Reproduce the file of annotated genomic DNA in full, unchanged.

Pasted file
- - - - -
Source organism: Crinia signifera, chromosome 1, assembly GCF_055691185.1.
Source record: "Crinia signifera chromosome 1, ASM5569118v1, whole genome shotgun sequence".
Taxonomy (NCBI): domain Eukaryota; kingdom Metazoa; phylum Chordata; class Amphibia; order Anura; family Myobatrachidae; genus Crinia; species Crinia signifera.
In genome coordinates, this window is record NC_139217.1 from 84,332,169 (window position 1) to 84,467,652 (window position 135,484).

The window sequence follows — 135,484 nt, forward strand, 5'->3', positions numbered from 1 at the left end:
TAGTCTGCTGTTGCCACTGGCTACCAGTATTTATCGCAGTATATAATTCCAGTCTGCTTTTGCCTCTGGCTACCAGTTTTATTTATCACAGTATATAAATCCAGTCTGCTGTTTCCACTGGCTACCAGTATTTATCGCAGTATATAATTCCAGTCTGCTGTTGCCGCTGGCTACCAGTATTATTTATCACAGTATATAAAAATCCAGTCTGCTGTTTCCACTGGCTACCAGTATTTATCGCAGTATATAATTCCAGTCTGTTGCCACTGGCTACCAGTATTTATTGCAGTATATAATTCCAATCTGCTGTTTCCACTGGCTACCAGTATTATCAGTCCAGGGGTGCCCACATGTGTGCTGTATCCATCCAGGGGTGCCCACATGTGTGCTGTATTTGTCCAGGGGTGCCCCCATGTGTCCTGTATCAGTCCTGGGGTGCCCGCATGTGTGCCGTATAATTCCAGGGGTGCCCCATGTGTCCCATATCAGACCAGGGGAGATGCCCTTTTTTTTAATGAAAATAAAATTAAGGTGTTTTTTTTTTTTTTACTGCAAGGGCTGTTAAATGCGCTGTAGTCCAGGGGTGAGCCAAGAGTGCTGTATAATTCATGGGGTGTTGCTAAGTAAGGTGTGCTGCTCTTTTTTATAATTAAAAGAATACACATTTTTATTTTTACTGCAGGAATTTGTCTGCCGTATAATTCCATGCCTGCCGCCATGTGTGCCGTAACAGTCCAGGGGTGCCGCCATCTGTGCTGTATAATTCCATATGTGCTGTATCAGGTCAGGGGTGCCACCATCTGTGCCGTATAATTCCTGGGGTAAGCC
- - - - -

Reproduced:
Source organism: Crinia signifera, chromosome 1, assembly GCF_055691185.1.
Source record: "Crinia signifera chromosome 1, ASM5569118v1, whole genome shotgun sequence".
Taxonomy (NCBI): domain Eukaryota; kingdom Metazoa; phylum Chordata; class Amphibia; order Anura; family Myobatrachidae; genus Crinia; species Crinia signifera.
In genome coordinates, this window is record NC_139217.1 from 84,332,169 (window position 1) to 84,467,652 (window position 135,484).

The window sequence follows — 135,484 nt, forward strand, 5'->3', positions numbered from 1 at the left end:
TAGTCTGCTGTTGCCACTGGCTACCAGTATTTATCGCAGTATATAATTCCAGTCTGCTTTTGCCTCTGGCTACCAGTTTTATTTATCACAGTATATAAATCCAGTCTGCTGTTTCCACTGGCTACCAGTATTTATCGCAGTATATAATTCCAGTCTGCTGTTGCCGCTGGCTACCAGTATTATTTATCACAGTATATAAAAATCCAGTCTGCTGTTTCCACTGGCTACCAGTATTTATCGCAGTATATAATTCCAGTCTGTTGCCACTGGCTACCAGTATTTATTGCAGTATATAATTCCAATCTGCTGTTTCCACTGGCTACCAGTATTATCAGTCCAGGGGTGCCCACATGTGTGCTGTATCCATCCAGGGGTGCCCACATGTGTGCTGTATTTGTCCAGGGGTGCCCCCATGTGTCCTGTATCAGTCCTGGGGTGCCCGCATGTGTGCCGTATAATTCCAGGGGTGCCCCATGTGTCCCATATCAGACCAGGGGAGATGCCCTTTTTTTTAATGAAAATAAAATTAAGGTGTTTTTTTTTTTTTTACTGCAAGGGCTGTTAAATGCGCTGTAGTCCAGGGGTGAGCCAAGAGTGCTGTATAATTCATGGGGTGTTGCTAAGTAAGGTGTGCTGCTCTTTTTTATAATTAAAAGAATACACATTTTTATTTTTACTGCAGGAATTTGTCTGCCGTATAATTCCATGCCTGCCGCCATGTGTGCCGTAACAGTCCAGGGGTGCCGCCATCTGTGCTGTATAATTCCATATGTGCTGTATCAGGTCAGGGGTGCCACCATCTGTGCCGTATAATTCCTGGGGTAAGCC